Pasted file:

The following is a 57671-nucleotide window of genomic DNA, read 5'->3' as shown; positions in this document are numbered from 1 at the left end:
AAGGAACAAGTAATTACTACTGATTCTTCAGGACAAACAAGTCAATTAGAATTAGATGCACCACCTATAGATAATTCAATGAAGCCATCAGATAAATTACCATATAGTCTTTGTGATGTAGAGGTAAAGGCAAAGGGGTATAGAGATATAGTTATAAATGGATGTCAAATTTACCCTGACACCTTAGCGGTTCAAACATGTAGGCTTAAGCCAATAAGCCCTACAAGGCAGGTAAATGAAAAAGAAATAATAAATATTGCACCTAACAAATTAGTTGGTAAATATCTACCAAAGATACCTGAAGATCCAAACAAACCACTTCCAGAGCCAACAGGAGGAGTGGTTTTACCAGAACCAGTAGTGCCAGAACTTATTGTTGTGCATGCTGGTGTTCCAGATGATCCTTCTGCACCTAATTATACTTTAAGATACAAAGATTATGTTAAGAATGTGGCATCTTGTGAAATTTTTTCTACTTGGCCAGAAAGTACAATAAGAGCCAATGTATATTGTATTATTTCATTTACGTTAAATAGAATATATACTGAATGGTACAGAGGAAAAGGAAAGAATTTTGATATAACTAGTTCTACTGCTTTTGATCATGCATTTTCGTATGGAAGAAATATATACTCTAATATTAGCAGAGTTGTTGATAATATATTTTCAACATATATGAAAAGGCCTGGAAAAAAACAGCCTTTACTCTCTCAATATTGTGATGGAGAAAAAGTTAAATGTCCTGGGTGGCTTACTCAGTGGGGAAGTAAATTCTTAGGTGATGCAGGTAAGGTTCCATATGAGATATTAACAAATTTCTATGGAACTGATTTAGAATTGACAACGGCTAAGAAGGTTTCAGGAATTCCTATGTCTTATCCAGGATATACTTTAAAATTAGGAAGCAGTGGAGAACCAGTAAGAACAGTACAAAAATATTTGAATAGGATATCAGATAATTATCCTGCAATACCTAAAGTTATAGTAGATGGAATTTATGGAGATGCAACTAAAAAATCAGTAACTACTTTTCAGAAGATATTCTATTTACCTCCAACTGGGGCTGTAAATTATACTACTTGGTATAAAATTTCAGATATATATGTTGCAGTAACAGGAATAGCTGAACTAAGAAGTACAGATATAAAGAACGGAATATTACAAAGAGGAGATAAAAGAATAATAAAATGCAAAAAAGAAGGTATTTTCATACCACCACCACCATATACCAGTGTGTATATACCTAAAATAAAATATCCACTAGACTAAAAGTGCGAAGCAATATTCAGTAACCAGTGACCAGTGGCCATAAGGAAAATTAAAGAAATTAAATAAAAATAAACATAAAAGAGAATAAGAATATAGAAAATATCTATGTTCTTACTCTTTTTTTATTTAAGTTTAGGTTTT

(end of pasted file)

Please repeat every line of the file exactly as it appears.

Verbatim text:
The following is a 57671-nucleotide window of genomic DNA, read 5'->3' as shown; positions in this document are numbered from 1 at the left end:
AAGGAACAAGTAATTACTACTGATTCTTCAGGACAAACAAGTCAATTAGAATTAGATGCACCACCTATAGATAATTCAATGAAGCCATCAGATAAATTACCATATAGTCTTTGTGATGTAGAGGTAAAGGCAAAGGGGTATAGAGATATAGTTATAAATGGATGTCAAATTTACCCTGACACCTTAGCGGTTCAAACATGTAGGCTTAAGCCAATAAGCCCTACAAGGCAGGTAAATGAAAAAGAAATAATAAATATTGCACCTAACAAATTAGTTGGTAAATATCTACCAAAGATACCTGAAGATCCAAACAAACCACTTCCAGAGCCAACAGGAGGAGTGGTTTTACCAGAACCAGTAGTGCCAGAACTTATTGTTGTGCATGCTGGTGTTCCAGATGATCCTTCTGCACCTAATTATACTTTAAGATACAAAGATTATGTTAAGAATGTGGCATCTTGTGAAATTTTTTCTACTTGGCCAGAAAGTACAATAAGAGCCAATGTATATTGTATTATTTCATTTACGTTAAATAGAATATATACTGAATGGTACAGAGGAAAAGGAAAGAATTTTGATATAACTAGTTCTACTGCTTTTGATCATGCATTTTCGTATGGAAGAAATATATACTCTAATATTAGCAGAGTTGTTGATAATATATTTTCAACATATATGAAAAGGCCTGGAAAAAAACAGCCTTTACTCTCTCAATATTGTGATGGAGAAAAAGTTAAATGTCCTGGGTGGCTTACTCAGTGGGGAAGTAAATTCTTAGGTGATGCAGGTAAGGTTCCATATGAGATATTAACAAATTTCTATGGAACTGATTTAGAATTGACAACGGCTAAGAAGGTTTCAGGAATTCCTATGTCTTATCCAGGATATACTTTAAAATTAGGAAGCAGTGGAGAACCAGTAAGAACAGTACAAAAATATTTGAATAGGATATCAGATAATTATCCTGCAATACCTAAAGTTATAGTAGATGGAATTTATGGAGATGCAACTAAAAAATCAGTAACTACTTTTCAGAAGATATTCTATTTACCTCCAACTGGGGCTGTAAATTATACTACTTGGTATAAAATTTCAGATATATATGTTGCAGTAACAGGAATAGCTGAACTAAGAAGTACAGATATAAAGAACGGAATATTACAAAGAGGAGATAAAAGAATAATAAAATGCAAAAAAGAAGGTATTTTCATACCACCACCACCATATACCAGTGTGTATATACCTAAAATAAAATATCCACTAGACTAAAAGTGCGAAGCAATATTCAGTAACCAGTGACCAGTGGCCATAAGGAAAATTAAAGAAATTAAATAAAAATAAACATAAAAGAGAATAAGAATATAGAAAATATCTATGTTCTTACTCTTTTTTTATTTAAGTTTAGGTTTT